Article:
NOTE: In 2021, July 4 falls on a Sunday. A public federal holiday falling on a weekend usually gets compensated by shifting the date to a Friday or a Monday. This takes place to compensate for the pay and leave of employees.

There’s no way you haven’t heard of the 4th of July. Independence Day fanfare is as popular as the American hamburgers.

This day marks the passage of the American Declaration of Independence. The significance lies in the fact that this paved the way for the birth of a true democracy.

September

Labor Day (first Monday in September)

If you are part of the U.S. workforce, this holiday might please you. This day off from work marks the social and economic achievements of American workers (modern-day employees).

You could say this day is the American equivalent of May 1, which is Labor Day both in India and the rest of the world.

The founder of this day is controversial, but two names are synonymous with Labor Day: Matthew and Peter Maguire both held prominent positions in labor unions.

October

Columbus Day (second Monday in October)

This date is also variable, falling on the second Monday of October.

Traditionally, this was the day Christopher Columbus arrival in the Americas. This came at the cost of cornering the Native American population. Over time, an alternative to this “colonial” holiday has emerged. It is also celebrated as Indigenous People’s Day.

November

Veterans Day (November 11)

Veterans Day is often confused with Memorial Day. While Memorial Day is for fallen soldiers, Veterans Day celebrates all current and former members of the U.S. Armed Forces. You might come across poppies sold as a sign of remembrance on Veterans Day. A ceremony takes place on this day at the Tomb of the Unknown Soldier in Fort Myer, Virginia, every year.

Thanksgiving Day (fourth Thursday in November)

Who doesn’t know about the famous turkey roast holiday?

Given the much shorter history of the U.S., Thanksgiving holds great significance. Americans trace its origins back to the first meal between the English pilgrims and Native Americans.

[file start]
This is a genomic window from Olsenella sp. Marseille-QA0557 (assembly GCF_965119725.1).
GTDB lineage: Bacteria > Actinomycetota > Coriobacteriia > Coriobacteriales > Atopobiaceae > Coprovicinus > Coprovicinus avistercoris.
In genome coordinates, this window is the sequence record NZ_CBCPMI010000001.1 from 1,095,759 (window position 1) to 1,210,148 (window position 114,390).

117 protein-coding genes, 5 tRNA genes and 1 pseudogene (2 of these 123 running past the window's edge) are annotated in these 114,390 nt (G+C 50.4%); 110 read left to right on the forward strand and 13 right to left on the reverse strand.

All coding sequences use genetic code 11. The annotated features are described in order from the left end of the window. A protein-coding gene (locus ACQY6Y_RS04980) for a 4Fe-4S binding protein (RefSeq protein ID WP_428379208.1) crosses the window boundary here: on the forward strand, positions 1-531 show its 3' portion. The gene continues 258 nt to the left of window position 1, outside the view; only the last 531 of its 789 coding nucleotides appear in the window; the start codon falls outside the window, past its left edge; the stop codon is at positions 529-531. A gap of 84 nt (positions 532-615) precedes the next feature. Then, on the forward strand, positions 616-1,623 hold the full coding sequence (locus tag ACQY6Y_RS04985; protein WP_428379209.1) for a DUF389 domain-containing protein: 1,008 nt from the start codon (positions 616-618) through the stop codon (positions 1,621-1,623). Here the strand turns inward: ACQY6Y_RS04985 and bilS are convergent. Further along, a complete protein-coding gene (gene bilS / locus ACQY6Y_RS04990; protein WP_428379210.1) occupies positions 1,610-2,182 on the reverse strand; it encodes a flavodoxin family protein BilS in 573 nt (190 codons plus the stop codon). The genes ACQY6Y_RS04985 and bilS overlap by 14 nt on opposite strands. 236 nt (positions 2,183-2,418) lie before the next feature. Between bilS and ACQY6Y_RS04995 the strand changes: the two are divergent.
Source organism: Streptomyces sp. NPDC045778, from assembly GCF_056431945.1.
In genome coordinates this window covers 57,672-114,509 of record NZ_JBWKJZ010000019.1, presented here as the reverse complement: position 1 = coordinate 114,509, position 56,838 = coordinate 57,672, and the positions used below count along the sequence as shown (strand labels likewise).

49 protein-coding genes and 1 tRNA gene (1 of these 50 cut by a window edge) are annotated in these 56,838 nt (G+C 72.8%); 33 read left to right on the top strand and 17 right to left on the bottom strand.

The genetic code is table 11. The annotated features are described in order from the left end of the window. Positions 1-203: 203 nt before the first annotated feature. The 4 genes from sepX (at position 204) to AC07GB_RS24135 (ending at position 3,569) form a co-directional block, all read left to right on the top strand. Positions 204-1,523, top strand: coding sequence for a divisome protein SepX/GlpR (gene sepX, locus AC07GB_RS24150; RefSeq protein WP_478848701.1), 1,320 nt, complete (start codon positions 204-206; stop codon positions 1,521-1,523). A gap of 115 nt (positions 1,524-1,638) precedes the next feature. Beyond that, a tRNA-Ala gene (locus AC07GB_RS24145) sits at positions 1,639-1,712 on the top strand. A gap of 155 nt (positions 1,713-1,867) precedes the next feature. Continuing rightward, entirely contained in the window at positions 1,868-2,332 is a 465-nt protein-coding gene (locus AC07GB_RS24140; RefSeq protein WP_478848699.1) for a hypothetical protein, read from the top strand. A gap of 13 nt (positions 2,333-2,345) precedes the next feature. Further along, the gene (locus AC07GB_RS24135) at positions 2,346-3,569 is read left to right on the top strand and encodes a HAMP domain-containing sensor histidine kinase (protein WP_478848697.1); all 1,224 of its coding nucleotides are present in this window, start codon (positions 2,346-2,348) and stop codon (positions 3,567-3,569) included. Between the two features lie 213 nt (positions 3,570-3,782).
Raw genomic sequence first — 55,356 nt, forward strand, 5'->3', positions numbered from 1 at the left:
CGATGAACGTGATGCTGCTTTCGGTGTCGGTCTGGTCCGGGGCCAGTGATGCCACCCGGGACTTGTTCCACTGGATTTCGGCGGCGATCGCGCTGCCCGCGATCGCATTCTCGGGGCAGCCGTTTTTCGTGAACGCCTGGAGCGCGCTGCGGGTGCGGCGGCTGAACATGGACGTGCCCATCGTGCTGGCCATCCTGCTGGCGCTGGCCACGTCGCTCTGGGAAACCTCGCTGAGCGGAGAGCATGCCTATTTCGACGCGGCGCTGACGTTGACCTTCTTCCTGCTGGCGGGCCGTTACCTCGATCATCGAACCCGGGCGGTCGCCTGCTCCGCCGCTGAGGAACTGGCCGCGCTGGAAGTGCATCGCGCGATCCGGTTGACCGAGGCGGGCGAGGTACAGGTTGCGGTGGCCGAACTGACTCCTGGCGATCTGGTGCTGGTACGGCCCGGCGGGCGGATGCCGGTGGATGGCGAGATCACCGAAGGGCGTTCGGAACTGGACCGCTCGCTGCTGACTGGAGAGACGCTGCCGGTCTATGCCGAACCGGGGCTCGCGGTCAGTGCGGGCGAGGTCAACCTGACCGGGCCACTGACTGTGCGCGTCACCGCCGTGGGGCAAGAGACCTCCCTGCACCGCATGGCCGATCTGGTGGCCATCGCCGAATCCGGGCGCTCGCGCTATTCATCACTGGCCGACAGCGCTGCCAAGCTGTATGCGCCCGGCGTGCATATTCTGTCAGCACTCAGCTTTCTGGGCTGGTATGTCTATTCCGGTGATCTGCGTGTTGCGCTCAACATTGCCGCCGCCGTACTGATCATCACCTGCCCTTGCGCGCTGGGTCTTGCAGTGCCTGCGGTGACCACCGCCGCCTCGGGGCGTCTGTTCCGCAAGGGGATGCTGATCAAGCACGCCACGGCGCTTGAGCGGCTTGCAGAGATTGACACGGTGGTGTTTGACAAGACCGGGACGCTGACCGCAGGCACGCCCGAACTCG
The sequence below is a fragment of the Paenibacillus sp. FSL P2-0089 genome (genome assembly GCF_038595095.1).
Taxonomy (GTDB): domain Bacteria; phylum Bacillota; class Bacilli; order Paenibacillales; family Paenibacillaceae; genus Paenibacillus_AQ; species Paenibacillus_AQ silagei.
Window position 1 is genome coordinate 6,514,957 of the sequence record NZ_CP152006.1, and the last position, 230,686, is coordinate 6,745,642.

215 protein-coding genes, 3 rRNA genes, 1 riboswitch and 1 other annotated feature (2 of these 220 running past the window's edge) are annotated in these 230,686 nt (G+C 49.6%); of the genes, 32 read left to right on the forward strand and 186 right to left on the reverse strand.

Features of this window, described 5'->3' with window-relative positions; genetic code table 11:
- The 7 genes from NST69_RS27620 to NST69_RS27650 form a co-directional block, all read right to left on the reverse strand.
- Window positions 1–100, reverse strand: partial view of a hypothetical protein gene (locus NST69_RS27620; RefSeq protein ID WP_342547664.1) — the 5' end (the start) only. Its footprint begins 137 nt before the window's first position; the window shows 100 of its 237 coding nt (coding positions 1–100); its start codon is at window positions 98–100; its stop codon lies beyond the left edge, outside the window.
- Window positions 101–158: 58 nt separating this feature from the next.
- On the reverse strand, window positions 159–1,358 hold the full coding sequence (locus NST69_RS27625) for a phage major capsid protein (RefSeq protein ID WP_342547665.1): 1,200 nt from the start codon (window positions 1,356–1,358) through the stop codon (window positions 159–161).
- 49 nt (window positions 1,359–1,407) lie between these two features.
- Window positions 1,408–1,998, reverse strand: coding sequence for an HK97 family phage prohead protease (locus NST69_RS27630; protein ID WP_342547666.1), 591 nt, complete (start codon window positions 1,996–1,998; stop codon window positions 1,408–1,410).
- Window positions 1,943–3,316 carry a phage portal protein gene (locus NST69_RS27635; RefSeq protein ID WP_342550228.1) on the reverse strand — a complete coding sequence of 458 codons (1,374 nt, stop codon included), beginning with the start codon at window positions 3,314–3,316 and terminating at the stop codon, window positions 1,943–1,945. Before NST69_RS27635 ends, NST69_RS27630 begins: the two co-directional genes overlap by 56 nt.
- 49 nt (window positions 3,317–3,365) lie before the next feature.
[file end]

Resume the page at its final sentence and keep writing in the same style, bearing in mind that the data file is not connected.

The famous meal of turkey, stuffing, mashed potatoes, and gravy is a good blend of two cultures. They continue to be an integral part of the Thanksgiving meal, along with cranberry sauce and pumpkin pie.

Thanksgiving has evolved into a treasured family festival. If you get invited, do visit your host’s home for a heartwarming experience.

December

Christmas Day (December 25)

Must we elaborate on this festival? Christmas gets celebrated worldwide, but perhaps the pomp is greater in the U.S.

Thanksgiving gives way to Christmas and makes for a harmonious holiday season. It will be cold. It might not be biting cold, but definitely colder than November in other parts of the world.

Irrespective of your religion, you should go Christmas shopping. Enjoy your community, and visit the major spots around the city to bask in the sights, sounds, and smells of Christmas.

Depending on your resident state, more holidays might exist. You can research holidays that might be unique to your state.

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For visitors, travel, student and other international travel medical insurance.

Visit insubuy.com or call +1 (866) INSUBUY or +1 (972) 985-4400